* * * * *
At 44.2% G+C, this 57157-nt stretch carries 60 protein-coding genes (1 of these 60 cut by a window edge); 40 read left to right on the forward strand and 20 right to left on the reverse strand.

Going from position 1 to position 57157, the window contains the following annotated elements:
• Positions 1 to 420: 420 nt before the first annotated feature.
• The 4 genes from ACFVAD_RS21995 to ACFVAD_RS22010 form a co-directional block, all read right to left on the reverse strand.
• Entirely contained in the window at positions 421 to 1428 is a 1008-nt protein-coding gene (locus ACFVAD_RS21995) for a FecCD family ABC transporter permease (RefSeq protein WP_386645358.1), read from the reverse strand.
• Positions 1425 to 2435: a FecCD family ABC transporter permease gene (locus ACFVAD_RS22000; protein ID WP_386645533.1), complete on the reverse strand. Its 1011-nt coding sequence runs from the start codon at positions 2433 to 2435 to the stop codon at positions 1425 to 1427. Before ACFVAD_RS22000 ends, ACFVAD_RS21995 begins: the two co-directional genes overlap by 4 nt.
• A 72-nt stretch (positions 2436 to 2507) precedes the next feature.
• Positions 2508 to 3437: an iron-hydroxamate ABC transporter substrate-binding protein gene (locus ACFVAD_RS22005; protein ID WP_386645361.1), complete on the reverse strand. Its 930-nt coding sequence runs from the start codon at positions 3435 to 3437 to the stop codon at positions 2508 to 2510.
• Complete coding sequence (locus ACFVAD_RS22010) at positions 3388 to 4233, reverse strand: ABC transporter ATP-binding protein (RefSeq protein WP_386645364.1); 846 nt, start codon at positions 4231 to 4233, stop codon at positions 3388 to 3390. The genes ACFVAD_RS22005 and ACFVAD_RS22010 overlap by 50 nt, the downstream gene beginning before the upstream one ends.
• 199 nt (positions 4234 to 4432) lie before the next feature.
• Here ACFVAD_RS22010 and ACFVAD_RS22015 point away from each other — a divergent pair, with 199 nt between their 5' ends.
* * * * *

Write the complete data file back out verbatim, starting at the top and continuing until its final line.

At 44.2% G+C, this 57157-nt stretch carries 60 protein-coding genes (1 of these 60 cut by a window edge); 40 read left to right on the forward strand and 20 right to left on the reverse strand.

Going from position 1 to position 57157, the window contains the following annotated elements:
• Positions 1 to 420: 420 nt before the first annotated feature.
• The 4 genes from ACFVAD_RS21995 to ACFVAD_RS22010 form a co-directional block, all read right to left on the reverse strand.
• Entirely contained in the window at positions 421 to 1428 is a 1008-nt protein-coding gene (locus ACFVAD_RS21995) for a FecCD family ABC transporter permease (RefSeq protein WP_386645358.1), read from the reverse strand.
• Positions 1425 to 2435: a FecCD family ABC transporter permease gene (locus ACFVAD_RS22000; protein ID WP_386645533.1), complete on the reverse strand. Its 1011-nt coding sequence runs from the start codon at positions 2433 to 2435 to the stop codon at positions 1425 to 1427. Before ACFVAD_RS22000 ends, ACFVAD_RS21995 begins: the two co-directional genes overlap by 4 nt.
• A 72-nt stretch (positions 2436 to 2507) precedes the next feature.
• Positions 2508 to 3437: an iron-hydroxamate ABC transporter substrate-binding protein gene (locus ACFVAD_RS22005; protein ID WP_386645361.1), complete on the reverse strand. Its 930-nt coding sequence runs from the start codon at positions 3435 to 3437 to the stop codon at positions 2508 to 2510.
• Complete coding sequence (locus ACFVAD_RS22010) at positions 3388 to 4233, reverse strand: ABC transporter ATP-binding protein (RefSeq protein WP_386645364.1); 846 nt, start codon at positions 4231 to 4233, stop codon at positions 3388 to 3390. The genes ACFVAD_RS22005 and ACFVAD_RS22010 overlap by 50 nt, the downstream gene beginning before the upstream one ends.
• 199 nt (positions 4234 to 4432) lie before the next feature.
• Here ACFVAD_RS22010 and ACFVAD_RS22015 point away from each other — a divergent pair, with 199 nt between their 5' ends.